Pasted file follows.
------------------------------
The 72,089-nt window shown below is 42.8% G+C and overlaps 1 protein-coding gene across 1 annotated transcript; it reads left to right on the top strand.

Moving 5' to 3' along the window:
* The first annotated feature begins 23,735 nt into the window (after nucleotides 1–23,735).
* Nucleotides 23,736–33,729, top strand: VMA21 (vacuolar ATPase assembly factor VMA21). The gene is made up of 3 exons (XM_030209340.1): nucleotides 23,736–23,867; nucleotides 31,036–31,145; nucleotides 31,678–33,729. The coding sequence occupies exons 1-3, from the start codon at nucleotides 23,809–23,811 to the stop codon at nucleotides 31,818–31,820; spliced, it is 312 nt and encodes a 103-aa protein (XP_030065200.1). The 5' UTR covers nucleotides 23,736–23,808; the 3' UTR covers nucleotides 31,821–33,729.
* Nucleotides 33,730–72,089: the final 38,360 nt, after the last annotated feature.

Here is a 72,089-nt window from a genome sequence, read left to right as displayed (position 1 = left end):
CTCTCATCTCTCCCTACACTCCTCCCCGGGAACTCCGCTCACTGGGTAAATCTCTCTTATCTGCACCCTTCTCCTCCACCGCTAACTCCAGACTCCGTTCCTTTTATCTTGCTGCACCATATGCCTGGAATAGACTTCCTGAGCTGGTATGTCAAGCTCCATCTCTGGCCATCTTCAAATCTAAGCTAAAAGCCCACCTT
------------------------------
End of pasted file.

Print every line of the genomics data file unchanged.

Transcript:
The 72,089-nt window shown below is 42.8% G+C and overlaps 1 protein-coding gene across 1 annotated transcript; it reads left to right on the top strand.

Moving 5' to 3' along the window:
* The first annotated feature begins 23,735 nt into the window (after nucleotides 1–23,735).
* Nucleotides 23,736–33,729, top strand: VMA21 (vacuolar ATPase assembly factor VMA21). The gene is made up of 3 exons (XM_030209340.1): nucleotides 23,736–23,867; nucleotides 31,036–31,145; nucleotides 31,678–33,729. The coding sequence occupies exons 1-3, from the start codon at nucleotides 23,809–23,811 to the stop codon at nucleotides 31,818–31,820; spliced, it is 312 nt and encodes a 103-aa protein (XP_030065200.1). The 5' UTR covers nucleotides 23,736–23,808; the 3' UTR covers nucleotides 31,821–33,729.
* Nucleotides 33,730–72,089: the final 38,360 nt, after the last annotated feature.

Here is a 72,089-nt window from a genome sequence, read left to right as displayed (position 1 = left end):
CTCTCATCTCTCCCTACACTCCTCCCCGGGAACTCCGCTCACTGGGTAAATCTCTCTTATCTGCACCCTTCTCCTCCACCGCTAACTCCAGACTCCGTTCCTTTTATCTTGCTGCACCATATGCCTGGAATAGACTTCCTGAGCTGGTATGTCAAGCTCCATCTCTGGCCATCTTCAAATCTAAGCTAAAAGCCCACCTT